Principle 2: In exceptional circumstances, where a person finds it necessary to access original data held on an electronic device or on storage media, that person must be competent to do so and be able to give evidence explaining the relevance and the implications of their actions.

Principle 3: An audit trail or other record of all processes applied to computer-based electronic evidence should be created and preserved. An independent third party should be able to examine those processes and achieve the same result.

Principle 4: The person in charge of the investigation (the case officer) has overall responsibility for ensuring that the law and these principles are followed.

Look at Principle 3 again – an Audit Trail. Does your mobile forensic tool have one?

Seriously, check it out – is there a detailed log of all the processes applied to the device and the results that created the end report?

We know of at least one major tool that does not have an open, accessible audit trail that can be read and understood by an independent expert for the defence. An encrypted audit log of the extraction is not a transparent tool open to enquiry by the court.

Imagine taking all the time to acquire the data, decode it and then prepare a report in order to present the evidence at court – only to have it thrown out because nobody can make sense of what the tool is actually doing?

Impact of Privacy and Data Protection laws

It may seem obvious that by its very nature, the data recovered from a mobile device is often personal data.

Data Protection by design is important when you consider there is a piece of legislation with global reach that impacts law enforcement officers in the European Union, as well as law enforcement officers anywhere in the world, when handling personal data transferred from EU-based authorities.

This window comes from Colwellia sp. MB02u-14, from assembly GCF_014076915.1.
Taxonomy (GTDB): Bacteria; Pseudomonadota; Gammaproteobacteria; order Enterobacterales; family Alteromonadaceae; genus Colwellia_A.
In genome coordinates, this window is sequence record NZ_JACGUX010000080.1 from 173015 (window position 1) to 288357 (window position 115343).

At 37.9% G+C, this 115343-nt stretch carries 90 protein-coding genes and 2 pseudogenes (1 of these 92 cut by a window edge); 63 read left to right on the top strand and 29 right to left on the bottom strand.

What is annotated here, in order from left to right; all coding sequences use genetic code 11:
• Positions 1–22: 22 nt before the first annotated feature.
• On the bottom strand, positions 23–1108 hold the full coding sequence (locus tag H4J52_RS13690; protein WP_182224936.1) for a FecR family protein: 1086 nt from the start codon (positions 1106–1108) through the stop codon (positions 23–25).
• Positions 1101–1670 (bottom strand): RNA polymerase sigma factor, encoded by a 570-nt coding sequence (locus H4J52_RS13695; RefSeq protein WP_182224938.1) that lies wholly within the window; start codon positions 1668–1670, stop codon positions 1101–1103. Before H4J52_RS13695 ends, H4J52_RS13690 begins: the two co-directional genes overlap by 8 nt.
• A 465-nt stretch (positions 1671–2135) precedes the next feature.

The European Union’s data protection laws require that personal data be protected so that it is not lost, unintentionally deleted or accessed by unauthorized personnel. And more and more countries, over 100 as of mid-2019, are enacting their own data protection laws and regulations, according to a United Nations tracking study.

The monetary fines for violating data protection laws can be significant – that should focus everyone’s mind on the importance of data protection.

Data Protection by Design

You may be surprised to learn that one of the most popular tools on the digital forensic market stores data in an open file format easily readable in its native format when stored on a computer.

That should be of immediate concern. Consider, for example, an investigation into indecent images, where the file format allows you to see the images natively in Windows or on a USB memory stick or DVD. This type of data should be protected by default.

If you store digital evidence in an open file format, that leaves it open to accidental alteration. How can you show that it has not been interfered with prior to presentation in court? What if someone accidentally dropped images from another case into the wrong folder on the computer where the evidence is stored – how would you know?

Please be sure to check that your digital forensic tool is not susceptible to this basic oversight when considering the issue of data protection and integrity for presentation in court.

4. Training Users

The final piece of the puzzle is training. Your organization probably spent lots of money investing in mobile forensic tools, but does it then invest in the users?

Sadly, too often this seems to be overlooked. The budgets allocated seem to be directed exclusively towards the purchase of products, and training comes as an afterthought.